Yasser Arafat is a terrorist
The Bush Doctrine states that if one harbors, supports, finances, or
aids terrorists, then that person is a terrorist and will be treated as
such. Sadly, the Bush administration has skirted the issue in regards
to Yasser Arafat.
As the leader of Palestine, Arafat has been given an impressive police
force armed by Israel. Former Prime Minister Ehud Barak offered all the
concessions that Israel could possibly have offered, while still maintaining
the integrity of an Israeli state, in the Camp David meetings of 2000.
However, Arafat turned it down and began the current Intifadah, which
has resulted in the death and injury of thousands.
Now, two paths of thought exist in regards to Arafat. If we want to be
generous, we can simply say that he is unable to control suicide bombings-even
though some of the groups claiming responsibility are closely linked to
Al-Fatah, the military wing of the PLO (founded by Arafat). However, I
find this hard to believe, especially since Arafat's cry to end the targeted
attacks on civilians at weddings, bar mitzvahs, and pizza diners has been
less than enthusiastic.
But if we were to accept his inability to stop the bombings, then why should Israel or the United States waste time talking to him at all? If he cannot provide the one thing that Israel wants from him-a cessation of the terrorism-then what use is he? At one point, as a precondition for peace talks, Israel said that Arafat had to maintain one week without bombings.
Keep in mind that Israel didn't call for a total ceasefire, but merely
seven days without a suicide attack. Only seven days, and Arafat couldn't
But why would Arafat be in favor of suicide bombings? For starters, he
lives in a violent society. On a daily basis, he associates with people
who plan terrorist attacks for a living. To a degree, he is dependent
upon their support for his life. Former Israeli Prime Minister Yitzhak
Rabin was assassinated by an Israeli who was unhappy with his land secession
policies, and it doesn't require a stretch of the imagination to think
that Arafat would have been assassinated if he had accepted Barak's offer
in 2000. Live by the sword, die by the sword.
There is also the possibility that, while Arafat claims to respect Israel's
right to exist, he wouldn't lose much sleep if it were wiped out of existence.
Other Arab states have been less than helpful in this regard. Saudi Arabia,
Syria, Egypt, and Iraq, all claim to believe in the Palestinian cause,
yet none has ever offered land to the Palestinians. In fact, the rest
of the Arab world would have problems with a successful, democratic Palestinian
state, as it would cast a bright light on their own failures. It is in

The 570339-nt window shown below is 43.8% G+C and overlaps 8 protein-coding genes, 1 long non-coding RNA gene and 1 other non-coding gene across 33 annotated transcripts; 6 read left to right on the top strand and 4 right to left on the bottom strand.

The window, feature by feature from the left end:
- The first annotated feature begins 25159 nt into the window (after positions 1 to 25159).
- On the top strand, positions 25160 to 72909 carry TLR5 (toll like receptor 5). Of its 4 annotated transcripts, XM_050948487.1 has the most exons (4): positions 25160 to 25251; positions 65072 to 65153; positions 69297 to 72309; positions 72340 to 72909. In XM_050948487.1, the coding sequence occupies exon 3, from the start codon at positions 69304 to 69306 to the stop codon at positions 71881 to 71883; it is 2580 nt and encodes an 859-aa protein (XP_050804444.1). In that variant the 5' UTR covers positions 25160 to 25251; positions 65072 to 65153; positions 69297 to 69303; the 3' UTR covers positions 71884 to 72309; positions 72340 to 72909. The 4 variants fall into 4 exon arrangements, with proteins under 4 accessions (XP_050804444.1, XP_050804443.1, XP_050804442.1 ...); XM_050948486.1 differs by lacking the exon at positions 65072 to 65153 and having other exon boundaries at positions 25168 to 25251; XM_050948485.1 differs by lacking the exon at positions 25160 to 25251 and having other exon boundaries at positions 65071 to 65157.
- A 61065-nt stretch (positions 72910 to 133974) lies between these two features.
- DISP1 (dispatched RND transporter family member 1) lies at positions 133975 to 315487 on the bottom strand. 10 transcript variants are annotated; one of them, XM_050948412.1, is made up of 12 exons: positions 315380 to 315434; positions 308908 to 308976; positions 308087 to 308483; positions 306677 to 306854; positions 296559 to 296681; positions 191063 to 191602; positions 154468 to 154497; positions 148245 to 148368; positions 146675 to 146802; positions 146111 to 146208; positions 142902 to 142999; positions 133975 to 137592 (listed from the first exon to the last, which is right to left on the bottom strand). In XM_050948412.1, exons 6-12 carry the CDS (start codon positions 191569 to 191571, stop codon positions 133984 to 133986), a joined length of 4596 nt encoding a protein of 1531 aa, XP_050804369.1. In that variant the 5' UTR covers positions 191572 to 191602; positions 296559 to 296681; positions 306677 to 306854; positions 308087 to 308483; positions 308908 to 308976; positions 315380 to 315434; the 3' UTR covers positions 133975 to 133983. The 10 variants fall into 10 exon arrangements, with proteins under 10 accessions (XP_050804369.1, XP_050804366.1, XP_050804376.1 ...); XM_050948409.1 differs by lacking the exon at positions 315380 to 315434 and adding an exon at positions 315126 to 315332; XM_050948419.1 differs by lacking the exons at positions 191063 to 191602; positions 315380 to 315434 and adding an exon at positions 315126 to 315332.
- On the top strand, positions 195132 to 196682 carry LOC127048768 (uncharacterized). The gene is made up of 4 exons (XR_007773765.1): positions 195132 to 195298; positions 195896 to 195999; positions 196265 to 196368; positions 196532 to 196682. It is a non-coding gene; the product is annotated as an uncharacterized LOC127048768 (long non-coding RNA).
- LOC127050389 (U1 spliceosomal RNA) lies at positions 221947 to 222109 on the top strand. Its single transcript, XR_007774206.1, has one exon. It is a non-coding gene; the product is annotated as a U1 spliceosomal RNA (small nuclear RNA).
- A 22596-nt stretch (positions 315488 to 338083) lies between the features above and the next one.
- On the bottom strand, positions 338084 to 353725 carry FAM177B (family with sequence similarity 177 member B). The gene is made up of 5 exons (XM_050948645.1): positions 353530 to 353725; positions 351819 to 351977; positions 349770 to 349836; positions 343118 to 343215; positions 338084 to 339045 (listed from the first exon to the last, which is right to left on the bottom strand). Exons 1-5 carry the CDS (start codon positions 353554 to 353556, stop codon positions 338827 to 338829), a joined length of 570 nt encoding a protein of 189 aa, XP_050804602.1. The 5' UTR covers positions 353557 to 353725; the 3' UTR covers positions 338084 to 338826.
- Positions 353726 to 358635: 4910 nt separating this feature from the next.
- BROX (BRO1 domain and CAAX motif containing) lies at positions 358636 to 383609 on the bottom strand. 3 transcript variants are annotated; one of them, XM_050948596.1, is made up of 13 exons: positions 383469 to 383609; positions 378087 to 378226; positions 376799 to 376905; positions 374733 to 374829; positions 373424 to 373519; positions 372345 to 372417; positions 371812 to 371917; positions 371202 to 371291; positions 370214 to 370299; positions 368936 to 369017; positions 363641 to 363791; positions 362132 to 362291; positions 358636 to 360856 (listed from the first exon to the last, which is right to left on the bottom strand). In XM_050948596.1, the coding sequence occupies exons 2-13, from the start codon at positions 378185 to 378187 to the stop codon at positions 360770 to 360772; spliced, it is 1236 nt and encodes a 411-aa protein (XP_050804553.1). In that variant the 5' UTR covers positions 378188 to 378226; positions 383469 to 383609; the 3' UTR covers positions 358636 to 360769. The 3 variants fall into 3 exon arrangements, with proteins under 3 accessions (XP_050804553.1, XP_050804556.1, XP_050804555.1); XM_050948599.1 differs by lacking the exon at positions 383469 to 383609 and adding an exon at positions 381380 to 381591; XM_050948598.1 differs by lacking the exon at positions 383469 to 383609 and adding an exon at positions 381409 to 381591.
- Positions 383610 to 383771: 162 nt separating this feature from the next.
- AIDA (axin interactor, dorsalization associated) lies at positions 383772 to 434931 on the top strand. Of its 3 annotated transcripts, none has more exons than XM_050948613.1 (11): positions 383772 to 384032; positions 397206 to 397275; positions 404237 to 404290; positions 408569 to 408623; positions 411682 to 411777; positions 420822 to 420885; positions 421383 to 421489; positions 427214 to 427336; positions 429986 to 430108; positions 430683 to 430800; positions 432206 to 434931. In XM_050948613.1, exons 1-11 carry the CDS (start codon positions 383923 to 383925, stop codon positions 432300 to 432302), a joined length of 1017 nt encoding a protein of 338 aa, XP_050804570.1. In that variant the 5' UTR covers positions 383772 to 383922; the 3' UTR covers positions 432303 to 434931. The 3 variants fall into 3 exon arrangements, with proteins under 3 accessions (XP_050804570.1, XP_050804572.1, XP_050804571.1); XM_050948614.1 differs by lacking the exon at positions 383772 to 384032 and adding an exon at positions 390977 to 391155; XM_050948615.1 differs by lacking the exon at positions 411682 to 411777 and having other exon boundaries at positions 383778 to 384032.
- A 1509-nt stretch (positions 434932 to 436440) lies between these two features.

their best interests to use the Palestinians as leverage against the Israelis.
The other side of the equation is Israeli Prime Minister Ariel Sharon,
no sterling character himself. But those who claim one is as bad as the
other are fooling themselves.
As the Israeli leader, Sharon does not target civilians. Arafat and his
murderous gang do. They specifically send Palestinian youths to blow themselves
up in well-populated public places. Cafés, pizzerias, weddings,
and bar mitzvahs are all legitimate targets in their warped world.
The U.S. policy is not to make deals with terrorists, but to oppose and
destroy them. Making deals with these groups legitimizes the targeted
killing of innocent people as a political tool and thereby encourages
it further. If Israel were to acquiesce and withdraw to the 1967 borders,
the suicide bombings could be considered successful-and more could be
expected-until Israel is forced to submit to new demands, perhaps withdrawing
to the 1948 borders. This can be followed to a logical conclusion, given
the destruction of the Jewish state.
This is not to say that the Palestinian people do not have legitimate
grievances, but sadly, they will never be heard, understood, or taken
seriously when their spokesmen make their points with C4.
Israel is the only democracy in the region and stands as a beacon to liberal democratic values in a region plagued by oppression. It is a close military ally to the United States, and an ideological friend. The process of solving the conflict between Israel and Palestine is neither easy nor pretty, and may not be possible at all. However, the first step should be for the U.S. to refuse negotiations with those who use terror as a political tool and who are willing to target innocent civilians to make a statement. Yasser Arafat is one such man, and he needs to be treated as such.